Why pugs and bulldogs have flat faces: Scientists pinpoint the mutation that causes squashed features
Study looked at DNA from 374 dogs of various pedigree and mixed breeds All of the animals underwent scans that produced 3D images of their heads This enabled researchers to take measurements of the shape of the dog’s skull
The team were able to pinpoint DNA variations associated with head shapes
It may shed light on the causes of birth defects that affect babies’ head development in the womb bulldogs have flat faces
With their squashed noses and wrinkled faces, they have become a favourite with dog lovers
Now, scientists believe they have uncovered a genetic mutation behind why some dogs – such as pugs and bulldogs – have flat faces.
The researchers hope it may also shed light on the causes of birth defects that affect babies’ head development in the womb. Vets are long warned against buying fashionable ‘flat-faced’ dogs amid concerns over their health and welfare.
The dogs, such as French bulldogs, pugs and Pekingese, are bred to emphasise certain ‘cute’ features which make them susceptible to a number of severe health problems, including difficulty breathing, infection and eye problems.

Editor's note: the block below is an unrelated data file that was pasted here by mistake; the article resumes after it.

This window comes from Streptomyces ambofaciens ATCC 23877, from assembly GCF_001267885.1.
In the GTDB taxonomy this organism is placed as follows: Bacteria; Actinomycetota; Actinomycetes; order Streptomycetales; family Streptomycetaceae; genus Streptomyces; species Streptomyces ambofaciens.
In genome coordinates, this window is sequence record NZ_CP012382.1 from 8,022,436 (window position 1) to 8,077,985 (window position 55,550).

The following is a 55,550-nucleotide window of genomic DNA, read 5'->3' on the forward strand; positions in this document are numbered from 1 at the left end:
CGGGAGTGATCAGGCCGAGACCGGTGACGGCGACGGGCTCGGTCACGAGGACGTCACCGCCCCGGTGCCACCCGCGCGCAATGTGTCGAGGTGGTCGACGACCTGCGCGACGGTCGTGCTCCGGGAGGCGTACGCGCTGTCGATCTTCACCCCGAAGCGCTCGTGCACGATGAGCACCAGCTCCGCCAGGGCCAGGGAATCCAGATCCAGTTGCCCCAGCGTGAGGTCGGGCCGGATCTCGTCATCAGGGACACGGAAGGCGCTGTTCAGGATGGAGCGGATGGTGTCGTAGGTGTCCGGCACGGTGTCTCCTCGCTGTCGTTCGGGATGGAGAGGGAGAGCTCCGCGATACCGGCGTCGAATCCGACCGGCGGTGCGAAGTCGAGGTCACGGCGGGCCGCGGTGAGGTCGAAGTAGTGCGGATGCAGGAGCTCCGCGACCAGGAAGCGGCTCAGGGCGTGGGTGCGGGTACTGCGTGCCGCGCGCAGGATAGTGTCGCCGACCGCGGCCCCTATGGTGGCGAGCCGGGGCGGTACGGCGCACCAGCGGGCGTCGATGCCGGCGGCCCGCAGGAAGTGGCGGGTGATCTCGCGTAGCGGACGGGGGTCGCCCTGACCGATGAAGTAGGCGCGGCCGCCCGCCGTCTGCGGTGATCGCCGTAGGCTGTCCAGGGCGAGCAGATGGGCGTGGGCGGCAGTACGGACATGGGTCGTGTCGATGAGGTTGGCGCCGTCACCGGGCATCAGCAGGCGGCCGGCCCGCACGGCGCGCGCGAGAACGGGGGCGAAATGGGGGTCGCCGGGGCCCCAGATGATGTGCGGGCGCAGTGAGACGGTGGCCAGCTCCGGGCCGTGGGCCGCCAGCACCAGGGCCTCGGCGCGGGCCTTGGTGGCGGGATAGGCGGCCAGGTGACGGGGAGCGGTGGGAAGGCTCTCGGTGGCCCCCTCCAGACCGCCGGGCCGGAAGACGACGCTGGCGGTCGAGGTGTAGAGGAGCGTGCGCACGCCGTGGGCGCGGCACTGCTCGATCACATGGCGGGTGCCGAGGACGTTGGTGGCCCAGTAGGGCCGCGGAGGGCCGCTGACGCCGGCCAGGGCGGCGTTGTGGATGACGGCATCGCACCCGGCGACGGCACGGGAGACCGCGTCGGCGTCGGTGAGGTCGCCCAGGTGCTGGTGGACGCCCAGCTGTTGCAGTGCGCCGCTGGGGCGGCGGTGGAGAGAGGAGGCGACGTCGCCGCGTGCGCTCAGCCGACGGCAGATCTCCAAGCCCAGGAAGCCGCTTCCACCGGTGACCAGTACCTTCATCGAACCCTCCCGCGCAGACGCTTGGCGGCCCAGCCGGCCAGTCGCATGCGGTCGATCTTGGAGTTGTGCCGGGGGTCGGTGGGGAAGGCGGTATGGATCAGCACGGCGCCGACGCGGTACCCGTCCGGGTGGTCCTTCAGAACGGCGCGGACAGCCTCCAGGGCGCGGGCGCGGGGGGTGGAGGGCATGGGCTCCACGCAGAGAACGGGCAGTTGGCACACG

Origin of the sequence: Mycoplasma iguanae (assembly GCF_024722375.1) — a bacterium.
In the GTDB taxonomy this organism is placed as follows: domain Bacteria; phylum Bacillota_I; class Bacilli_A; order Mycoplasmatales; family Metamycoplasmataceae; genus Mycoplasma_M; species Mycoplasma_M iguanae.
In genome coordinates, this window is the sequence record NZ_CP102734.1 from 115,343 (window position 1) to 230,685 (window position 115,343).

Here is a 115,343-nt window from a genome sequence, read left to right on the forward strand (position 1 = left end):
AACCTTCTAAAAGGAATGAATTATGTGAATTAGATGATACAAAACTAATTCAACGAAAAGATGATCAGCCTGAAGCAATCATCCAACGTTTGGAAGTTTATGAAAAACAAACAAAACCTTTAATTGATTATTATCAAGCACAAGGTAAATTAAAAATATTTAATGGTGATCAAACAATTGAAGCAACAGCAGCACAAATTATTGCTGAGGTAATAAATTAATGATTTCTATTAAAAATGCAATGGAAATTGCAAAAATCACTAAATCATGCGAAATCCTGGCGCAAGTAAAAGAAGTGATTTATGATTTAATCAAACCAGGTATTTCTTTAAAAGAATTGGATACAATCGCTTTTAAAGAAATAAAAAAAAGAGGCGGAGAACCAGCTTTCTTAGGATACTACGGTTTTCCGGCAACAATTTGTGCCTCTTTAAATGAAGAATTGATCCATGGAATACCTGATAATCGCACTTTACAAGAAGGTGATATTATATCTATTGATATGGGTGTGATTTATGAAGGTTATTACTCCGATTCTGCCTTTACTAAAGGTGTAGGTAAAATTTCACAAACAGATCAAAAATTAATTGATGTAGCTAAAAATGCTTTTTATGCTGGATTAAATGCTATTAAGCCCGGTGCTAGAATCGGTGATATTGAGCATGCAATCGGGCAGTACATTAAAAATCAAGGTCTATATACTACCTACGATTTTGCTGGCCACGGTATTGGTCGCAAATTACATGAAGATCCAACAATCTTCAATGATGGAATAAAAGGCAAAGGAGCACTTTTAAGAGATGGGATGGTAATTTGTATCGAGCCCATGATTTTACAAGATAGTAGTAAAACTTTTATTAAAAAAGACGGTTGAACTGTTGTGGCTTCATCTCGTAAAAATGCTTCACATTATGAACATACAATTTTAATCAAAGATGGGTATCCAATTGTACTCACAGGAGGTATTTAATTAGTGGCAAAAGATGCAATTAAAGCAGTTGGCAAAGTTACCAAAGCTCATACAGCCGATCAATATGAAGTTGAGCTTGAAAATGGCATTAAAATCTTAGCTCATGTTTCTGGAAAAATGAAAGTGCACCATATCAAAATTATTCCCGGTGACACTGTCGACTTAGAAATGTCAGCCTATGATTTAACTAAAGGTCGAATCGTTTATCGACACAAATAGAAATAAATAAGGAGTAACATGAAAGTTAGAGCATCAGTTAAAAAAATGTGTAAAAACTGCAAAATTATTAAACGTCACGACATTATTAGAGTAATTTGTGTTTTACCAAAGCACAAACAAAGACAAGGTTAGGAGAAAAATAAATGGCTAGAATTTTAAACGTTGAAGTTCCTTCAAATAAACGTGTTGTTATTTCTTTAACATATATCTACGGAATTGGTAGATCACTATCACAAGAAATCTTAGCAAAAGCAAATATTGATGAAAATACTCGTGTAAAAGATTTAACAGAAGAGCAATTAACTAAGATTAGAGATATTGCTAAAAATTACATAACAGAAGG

Researchers at the University of Edinburgh’s Roslin Institute wanted to find out exactly what causes these flat features.
They analysed DNA samples from 374 pet dogs of various pedigree and mixed breeds, that were being treated at the Royal (Dick) School of Veterinary Studies.
All of the animals underwent body scans as part of their care, producing detailed 3-dimensional images of the dogs’ heads.
These high-resolution images – called CT scans – enabled the researchers to take precise measurements of the shape of the dog’s skull.
By comparing the dogs’ genetic information with measurements of their skulls, the team were able to pinpoint DNA variations that are associated with different head shapes.
One variation – found to disrupt the activity of a gene called SMOC2 – was strongly linked to the length of the dog’s face.
Animals with the mutation had significantly flatter faces, a condition called brachycephaly.
Lead researcher Dr Jeffrey Schoenebeck, of the University’s Roslin Institute, said: ‘Our results shed light on the molecular nature of this type of skull form that is so common and popular among dogs.’
Babies are sometimes born with brachycephaly, but until now scientists had no answers as to why.
Now they reckon screening children for changes in the SMOC2 gene could help to diagnose the condition.